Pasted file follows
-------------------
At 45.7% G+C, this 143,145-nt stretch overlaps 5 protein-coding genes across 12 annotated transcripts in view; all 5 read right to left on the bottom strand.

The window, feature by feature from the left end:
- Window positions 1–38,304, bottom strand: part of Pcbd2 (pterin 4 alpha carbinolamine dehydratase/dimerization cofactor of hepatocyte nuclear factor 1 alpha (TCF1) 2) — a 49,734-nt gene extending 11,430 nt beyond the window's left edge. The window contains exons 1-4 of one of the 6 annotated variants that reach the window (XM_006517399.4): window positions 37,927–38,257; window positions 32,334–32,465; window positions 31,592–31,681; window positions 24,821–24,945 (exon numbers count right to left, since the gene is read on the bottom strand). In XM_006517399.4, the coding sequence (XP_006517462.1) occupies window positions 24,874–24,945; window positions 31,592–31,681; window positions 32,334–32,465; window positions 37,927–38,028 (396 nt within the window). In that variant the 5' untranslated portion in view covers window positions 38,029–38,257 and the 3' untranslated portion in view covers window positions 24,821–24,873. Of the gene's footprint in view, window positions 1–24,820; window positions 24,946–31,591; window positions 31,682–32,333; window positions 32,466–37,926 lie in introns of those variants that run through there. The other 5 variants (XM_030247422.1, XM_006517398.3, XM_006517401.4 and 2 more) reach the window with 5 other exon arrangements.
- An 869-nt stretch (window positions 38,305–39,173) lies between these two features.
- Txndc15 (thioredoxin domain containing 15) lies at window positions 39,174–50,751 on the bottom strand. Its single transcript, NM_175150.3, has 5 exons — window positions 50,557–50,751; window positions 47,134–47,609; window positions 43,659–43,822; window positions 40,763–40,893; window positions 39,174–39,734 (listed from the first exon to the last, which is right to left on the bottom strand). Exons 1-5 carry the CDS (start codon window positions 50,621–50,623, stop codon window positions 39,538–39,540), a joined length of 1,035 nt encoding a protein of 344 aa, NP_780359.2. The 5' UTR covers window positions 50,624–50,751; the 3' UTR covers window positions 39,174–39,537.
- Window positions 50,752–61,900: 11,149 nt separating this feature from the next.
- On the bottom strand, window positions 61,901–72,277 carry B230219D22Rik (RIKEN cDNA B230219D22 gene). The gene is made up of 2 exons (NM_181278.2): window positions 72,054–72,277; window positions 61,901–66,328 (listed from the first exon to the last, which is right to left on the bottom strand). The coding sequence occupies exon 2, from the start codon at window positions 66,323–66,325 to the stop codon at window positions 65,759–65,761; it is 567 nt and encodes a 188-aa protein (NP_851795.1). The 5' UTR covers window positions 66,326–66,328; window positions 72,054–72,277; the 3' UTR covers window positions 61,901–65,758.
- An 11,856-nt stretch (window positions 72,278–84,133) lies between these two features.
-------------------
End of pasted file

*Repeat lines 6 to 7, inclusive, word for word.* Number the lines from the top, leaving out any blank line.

- Window positions 50,752–61,900: 11,149 nt separating this feature from the next.
- On the bottom strand, window positions 61,901–72,277 carry B230219D22Rik (RIKEN cDNA B230219D22 gene). The gene is made up of 2 exons (NM_181278.2): window positions 72,054–72,277; window positions 61,901–66,328 (listed from the first exon to the last, which is right to left on the bottom strand). The coding sequence occupies exon 2, from the start codon at window positions 66,323–66,325 to the stop codon at window positions 65,759–65,761; it is 567 nt and encodes a 188-aa protein (NP_851795.1). The 5' UTR covers window positions 66,326–66,328; window positions 72,054–72,277; the 3' UTR covers window positions 61,901–65,758.